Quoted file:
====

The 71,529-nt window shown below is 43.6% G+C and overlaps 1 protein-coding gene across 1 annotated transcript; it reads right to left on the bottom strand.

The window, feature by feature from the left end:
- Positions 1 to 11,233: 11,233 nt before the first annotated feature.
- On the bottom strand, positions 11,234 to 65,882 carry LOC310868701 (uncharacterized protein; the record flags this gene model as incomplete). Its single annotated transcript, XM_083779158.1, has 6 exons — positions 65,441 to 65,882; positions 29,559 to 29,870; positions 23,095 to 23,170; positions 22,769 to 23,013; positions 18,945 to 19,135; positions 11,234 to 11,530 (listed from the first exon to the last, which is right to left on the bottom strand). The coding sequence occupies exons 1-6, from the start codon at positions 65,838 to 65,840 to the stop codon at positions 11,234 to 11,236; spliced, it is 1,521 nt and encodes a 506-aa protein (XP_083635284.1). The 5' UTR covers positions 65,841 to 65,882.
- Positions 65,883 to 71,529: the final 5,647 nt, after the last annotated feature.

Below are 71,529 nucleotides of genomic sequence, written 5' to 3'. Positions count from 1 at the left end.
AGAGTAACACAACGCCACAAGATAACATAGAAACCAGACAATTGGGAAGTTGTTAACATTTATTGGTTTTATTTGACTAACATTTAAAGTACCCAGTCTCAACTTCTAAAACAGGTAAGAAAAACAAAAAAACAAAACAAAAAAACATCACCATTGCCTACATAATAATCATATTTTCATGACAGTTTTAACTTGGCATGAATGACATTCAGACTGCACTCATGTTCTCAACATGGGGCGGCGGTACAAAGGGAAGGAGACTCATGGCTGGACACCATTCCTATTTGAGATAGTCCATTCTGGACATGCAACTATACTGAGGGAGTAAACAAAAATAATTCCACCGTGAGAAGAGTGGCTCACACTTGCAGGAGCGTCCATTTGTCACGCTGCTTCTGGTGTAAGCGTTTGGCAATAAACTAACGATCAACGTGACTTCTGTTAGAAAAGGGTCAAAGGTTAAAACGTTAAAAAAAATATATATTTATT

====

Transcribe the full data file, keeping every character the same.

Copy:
The 71,529-nt window shown below is 43.6% G+C and overlaps 1 protein-coding gene across 1 annotated transcript; it reads right to left on the bottom strand.

The window, feature by feature from the left end:
- Positions 1 to 11,233: 11,233 nt before the first annotated feature.
- On the bottom strand, positions 11,234 to 65,882 carry LOC310868701 (uncharacterized protein; the record flags this gene model as incomplete). Its single annotated transcript, XM_083779158.1, has 6 exons — positions 65,441 to 65,882; positions 29,559 to 29,870; positions 23,095 to 23,170; positions 22,769 to 23,013; positions 18,945 to 19,135; positions 11,234 to 11,530 (listed from the first exon to the last, which is right to left on the bottom strand). The coding sequence occupies exons 1-6, from the start codon at positions 65,838 to 65,840 to the stop codon at positions 11,234 to 11,236; spliced, it is 1,521 nt and encodes a 506-aa protein (XP_083635284.1). The 5' UTR covers positions 65,841 to 65,882.
- Positions 65,883 to 71,529: the final 5,647 nt, after the last annotated feature.

Below are 71,529 nucleotides of genomic sequence, written 5' to 3'. Positions count from 1 at the left end.
AGAGTAACACAACGCCACAAGATAACATAGAAACCAGACAATTGGGAAGTTGTTAACATTTATTGGTTTTATTTGACTAACATTTAAAGTACCCAGTCTCAACTTCTAAAACAGGTAAGAAAAACAAAAAAACAAAACAAAAAAACATCACCATTGCCTACATAATAATCATATTTTCATGACAGTTTTAACTTGGCATGAATGACATTCAGACTGCACTCATGTTCTCAACATGGGGCGGCGGTACAAAGGGAAGGAGACTCATGGCTGGACACCATTCCTATTTGAGATAGTCCATTCTGGACATGCAACTATACTGAGGGAGTAAACAAAAATAATTCCACCGTGAGAAGAGTGGCTCACACTTGCAGGAGCGTCCATTTGTCACGCTGCTTCTGGTGTAAGCGTTTGGCAATAAACTAACGATCAACGTGACTTCTGTTAGAAAAGGGTCAAAGGTTAAAACGTTAAAAAAAATATATATTTATT